Just one per cent of more than 400 global senior executives told the Chartered Institute of Management Accountants’ survey that customer focus ranked as a key issue when drawing up corporate business plans, Accountancy Age magazine reported today.
Shareholders are also sidelined by corporate decision makers, according to the survey, with a mere three per cent of boardrooms rating their demands as a key factor for their future success.
Global companies instead ranked their own corporate needs above those of their customers and shareholders, with 50% ranking the battle to find and retain quality managers as the most important issue.
A further one in five companies believe the speed of change in which they operate will be the most crucial influence on their future, while eight per cent rated intellectual capital.
The internet revolution was also overlooked by the majority of executives from the UK, USA, Europe and Asia, with only six per cent recognising e-business as the greatest single impact over the next decade.
Top level UK senior executives, invited by CIMA this Tuesday to debate the survey, expressed surprise that customers and shareholders figured so low in business plans.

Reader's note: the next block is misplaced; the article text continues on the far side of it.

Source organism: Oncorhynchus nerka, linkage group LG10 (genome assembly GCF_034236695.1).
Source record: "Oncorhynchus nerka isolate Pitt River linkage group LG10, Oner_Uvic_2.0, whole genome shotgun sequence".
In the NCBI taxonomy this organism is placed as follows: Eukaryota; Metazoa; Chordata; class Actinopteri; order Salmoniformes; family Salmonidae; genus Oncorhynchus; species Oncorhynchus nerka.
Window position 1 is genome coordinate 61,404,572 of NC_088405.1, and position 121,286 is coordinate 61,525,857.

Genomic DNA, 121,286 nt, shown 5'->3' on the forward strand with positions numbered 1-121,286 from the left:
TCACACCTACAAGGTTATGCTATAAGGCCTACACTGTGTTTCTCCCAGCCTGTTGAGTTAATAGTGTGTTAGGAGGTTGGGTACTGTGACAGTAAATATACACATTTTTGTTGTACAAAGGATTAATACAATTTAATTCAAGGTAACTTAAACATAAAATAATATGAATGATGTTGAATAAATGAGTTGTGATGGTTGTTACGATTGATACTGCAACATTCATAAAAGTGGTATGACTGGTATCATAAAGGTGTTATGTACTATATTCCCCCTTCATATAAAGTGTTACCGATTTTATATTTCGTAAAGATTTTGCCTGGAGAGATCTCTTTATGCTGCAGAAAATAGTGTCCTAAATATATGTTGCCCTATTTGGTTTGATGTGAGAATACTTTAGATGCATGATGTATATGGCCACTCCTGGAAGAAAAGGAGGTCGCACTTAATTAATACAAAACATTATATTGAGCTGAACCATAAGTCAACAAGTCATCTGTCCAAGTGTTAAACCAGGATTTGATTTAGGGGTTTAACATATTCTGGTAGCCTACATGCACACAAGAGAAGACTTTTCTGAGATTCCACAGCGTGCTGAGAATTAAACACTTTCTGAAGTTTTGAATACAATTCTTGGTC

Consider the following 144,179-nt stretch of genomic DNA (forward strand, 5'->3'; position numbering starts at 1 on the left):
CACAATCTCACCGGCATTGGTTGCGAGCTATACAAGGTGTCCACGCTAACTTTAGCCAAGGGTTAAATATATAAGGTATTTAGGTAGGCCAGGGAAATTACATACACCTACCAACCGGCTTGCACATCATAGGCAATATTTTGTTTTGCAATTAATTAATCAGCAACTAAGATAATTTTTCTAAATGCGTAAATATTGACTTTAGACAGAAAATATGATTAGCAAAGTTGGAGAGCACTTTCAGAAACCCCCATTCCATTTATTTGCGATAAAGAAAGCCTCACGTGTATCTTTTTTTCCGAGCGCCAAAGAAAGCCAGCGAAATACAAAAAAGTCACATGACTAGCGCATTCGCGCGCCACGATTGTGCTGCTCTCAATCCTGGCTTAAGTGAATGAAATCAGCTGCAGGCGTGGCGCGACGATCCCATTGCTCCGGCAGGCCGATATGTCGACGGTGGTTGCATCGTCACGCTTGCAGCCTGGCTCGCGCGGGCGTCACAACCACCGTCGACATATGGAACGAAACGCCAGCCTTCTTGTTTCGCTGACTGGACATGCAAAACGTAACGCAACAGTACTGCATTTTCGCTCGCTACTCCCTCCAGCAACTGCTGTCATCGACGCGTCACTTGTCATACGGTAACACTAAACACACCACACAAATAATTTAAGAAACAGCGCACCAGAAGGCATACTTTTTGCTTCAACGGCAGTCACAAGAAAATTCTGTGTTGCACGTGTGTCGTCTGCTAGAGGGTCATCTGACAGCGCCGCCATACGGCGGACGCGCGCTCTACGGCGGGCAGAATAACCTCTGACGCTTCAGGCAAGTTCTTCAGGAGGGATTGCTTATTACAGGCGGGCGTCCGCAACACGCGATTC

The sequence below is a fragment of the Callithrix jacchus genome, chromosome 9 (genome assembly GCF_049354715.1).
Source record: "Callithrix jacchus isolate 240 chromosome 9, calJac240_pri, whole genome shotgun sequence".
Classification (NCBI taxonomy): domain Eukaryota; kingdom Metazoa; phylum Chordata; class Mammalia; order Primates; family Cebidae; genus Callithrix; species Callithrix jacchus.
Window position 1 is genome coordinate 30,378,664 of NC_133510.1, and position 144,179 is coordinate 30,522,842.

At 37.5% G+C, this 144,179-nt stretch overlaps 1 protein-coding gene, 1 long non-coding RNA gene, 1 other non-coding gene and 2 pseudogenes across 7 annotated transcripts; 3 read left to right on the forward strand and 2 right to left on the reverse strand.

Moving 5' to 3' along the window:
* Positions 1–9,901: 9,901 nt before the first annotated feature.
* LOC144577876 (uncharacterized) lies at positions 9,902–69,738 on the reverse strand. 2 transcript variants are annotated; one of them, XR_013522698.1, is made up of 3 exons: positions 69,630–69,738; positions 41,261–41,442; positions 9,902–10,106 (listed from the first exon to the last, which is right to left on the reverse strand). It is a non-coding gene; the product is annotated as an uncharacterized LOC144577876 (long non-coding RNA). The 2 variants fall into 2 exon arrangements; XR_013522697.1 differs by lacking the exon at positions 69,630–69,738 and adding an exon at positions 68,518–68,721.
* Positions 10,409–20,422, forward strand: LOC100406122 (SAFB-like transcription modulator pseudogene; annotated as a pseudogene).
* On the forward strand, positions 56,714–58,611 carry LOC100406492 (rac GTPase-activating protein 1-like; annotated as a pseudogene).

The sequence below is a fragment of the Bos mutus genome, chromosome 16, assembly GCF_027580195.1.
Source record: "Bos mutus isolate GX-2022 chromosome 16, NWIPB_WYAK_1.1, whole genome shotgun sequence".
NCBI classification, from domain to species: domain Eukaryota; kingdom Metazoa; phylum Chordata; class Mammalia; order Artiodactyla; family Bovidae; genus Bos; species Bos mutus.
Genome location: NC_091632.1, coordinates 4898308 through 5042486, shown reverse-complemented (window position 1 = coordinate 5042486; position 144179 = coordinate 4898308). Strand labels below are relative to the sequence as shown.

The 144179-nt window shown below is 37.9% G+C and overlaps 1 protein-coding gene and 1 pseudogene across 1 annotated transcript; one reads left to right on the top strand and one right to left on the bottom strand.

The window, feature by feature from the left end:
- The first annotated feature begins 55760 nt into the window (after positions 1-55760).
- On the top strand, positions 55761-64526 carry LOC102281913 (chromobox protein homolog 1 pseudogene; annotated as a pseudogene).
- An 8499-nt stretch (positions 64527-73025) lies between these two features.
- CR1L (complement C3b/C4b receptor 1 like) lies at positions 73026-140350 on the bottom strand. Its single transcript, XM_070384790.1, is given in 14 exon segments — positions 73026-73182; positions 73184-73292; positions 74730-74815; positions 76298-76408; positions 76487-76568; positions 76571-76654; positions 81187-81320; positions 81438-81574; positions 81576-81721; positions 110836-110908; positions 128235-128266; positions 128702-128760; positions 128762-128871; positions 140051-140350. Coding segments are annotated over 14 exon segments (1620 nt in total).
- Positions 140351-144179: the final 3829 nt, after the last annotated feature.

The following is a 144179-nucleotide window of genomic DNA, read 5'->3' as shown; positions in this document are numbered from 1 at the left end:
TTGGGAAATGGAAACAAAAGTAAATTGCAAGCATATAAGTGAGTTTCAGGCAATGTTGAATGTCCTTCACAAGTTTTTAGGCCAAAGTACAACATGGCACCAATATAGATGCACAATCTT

CIMA commissioned market researchers to carry out the Success Beyond 2005 survey as part of the institute’s Global Business Management event that took place this week.
FDs formed the largest group of the 140 senior executives surveyed. Qualified accountants made up 17%.
‘I find these results very surprising,’ CIMA president Mike Jeans said.
‘Business people spend a lot of time dealing with customer issues and I would not take these figures as absolute measures.’
David Phillips, a value reporting expert from PricewaterhouseCoopers, said he was ‘surprised’ and said other research had shown FDs ranked customer focus highly.
But John Chester, chief executive of CIMA, added: ‘In an increasingly competitive and, indeed, litigious world, businesses might be well advised to re-think priorities.’
This year CIMA has revamped its qualifications and services in a bid to ‘turn itself inside out as a customer focused institute.’
Just one half of UK practices have implemented a pricing structure around auto enrolment implementation and advice - with many suffering increased costs
Deloitte's north-west Europe foray; BDO, Smith & Williamson investment paths; Shelley Stock Hutter; and Wilkins Kennedy discussed by editor Kevin Reed on our Friday Afternoon Live broadcast
Accountants should alter their perspective on auto-enrolment to maximise business opportunities, according to Eric Clapton.
Kevin Reed discusses whether new accountancy group Cogital can rival the Big Four...and its likely direction of travel